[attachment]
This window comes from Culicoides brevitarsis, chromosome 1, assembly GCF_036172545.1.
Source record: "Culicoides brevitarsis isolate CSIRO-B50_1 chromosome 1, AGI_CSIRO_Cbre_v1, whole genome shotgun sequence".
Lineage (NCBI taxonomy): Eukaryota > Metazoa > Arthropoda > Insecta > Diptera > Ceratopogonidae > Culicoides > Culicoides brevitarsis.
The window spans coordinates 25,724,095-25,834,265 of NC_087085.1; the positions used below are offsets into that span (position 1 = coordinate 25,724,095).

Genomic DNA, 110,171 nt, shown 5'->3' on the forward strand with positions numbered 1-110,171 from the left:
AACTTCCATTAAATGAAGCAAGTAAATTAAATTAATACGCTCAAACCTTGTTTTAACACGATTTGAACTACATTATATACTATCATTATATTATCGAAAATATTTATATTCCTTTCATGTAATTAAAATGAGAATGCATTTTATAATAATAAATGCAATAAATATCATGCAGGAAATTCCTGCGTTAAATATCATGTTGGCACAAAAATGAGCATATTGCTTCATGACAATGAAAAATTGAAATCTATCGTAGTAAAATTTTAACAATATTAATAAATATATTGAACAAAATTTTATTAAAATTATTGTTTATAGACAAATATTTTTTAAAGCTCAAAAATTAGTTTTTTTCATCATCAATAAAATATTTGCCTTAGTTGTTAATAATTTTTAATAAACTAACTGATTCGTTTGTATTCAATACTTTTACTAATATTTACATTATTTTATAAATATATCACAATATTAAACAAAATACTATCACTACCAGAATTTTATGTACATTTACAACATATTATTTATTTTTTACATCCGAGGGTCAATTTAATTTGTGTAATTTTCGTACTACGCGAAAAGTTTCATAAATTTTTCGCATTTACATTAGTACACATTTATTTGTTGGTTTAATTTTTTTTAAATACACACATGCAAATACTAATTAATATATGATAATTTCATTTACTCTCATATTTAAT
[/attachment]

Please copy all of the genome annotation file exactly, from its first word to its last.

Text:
This window comes from Culicoides brevitarsis, chromosome 1, assembly GCF_036172545.1.
Source record: "Culicoides brevitarsis isolate CSIRO-B50_1 chromosome 1, AGI_CSIRO_Cbre_v1, whole genome shotgun sequence".
Lineage (NCBI taxonomy): Eukaryota > Metazoa > Arthropoda > Insecta > Diptera > Ceratopogonidae > Culicoides > Culicoides brevitarsis.
The window spans coordinates 25,724,095-25,834,265 of NC_087085.1; the positions used below are offsets into that span (position 1 = coordinate 25,724,095).

Genomic DNA, 110,171 nt, shown 5'->3' on the forward strand with positions numbered 1-110,171 from the left:
AACTTCCATTAAATGAAGCAAGTAAATTAAATTAATACGCTCAAACCTTGTTTTAACACGATTTGAACTACATTATATACTATCATTATATTATCGAAAATATTTATATTCCTTTCATGTAATTAAAATGAGAATGCATTTTATAATAATAAATGCAATAAATATCATGCAGGAAATTCCTGCGTTAAATATCATGTTGGCACAAAAATGAGCATATTGCTTCATGACAATGAAAAATTGAAATCTATCGTAGTAAAATTTTAACAATATTAATAAATATATTGAACAAAATTTTATTAAAATTATTGTTTATAGACAAATATTTTTTAAAGCTCAAAAATTAGTTTTTTTCATCATCAATAAAATATTTGCCTTAGTTGTTAATAATTTTTAATAAACTAACTGATTCGTTTGTATTCAATACTTTTACTAATATTTACATTATTTTATAAATATATCACAATATTAAACAAAATACTATCACTACCAGAATTTTATGTACATTTACAACATATTATTTATTTTTTACATCCGAGGGTCAATTTAATTTGTGTAATTTTCGTACTACGCGAAAAGTTTCATAAATTTTTCGCATTTACATTAGTACACATTTATTTGTTGGTTTAATTTTTTTTAAATACACACATGCAAATACTAATTAATATATGATAATTTCATTTACTCTCATATTTAAT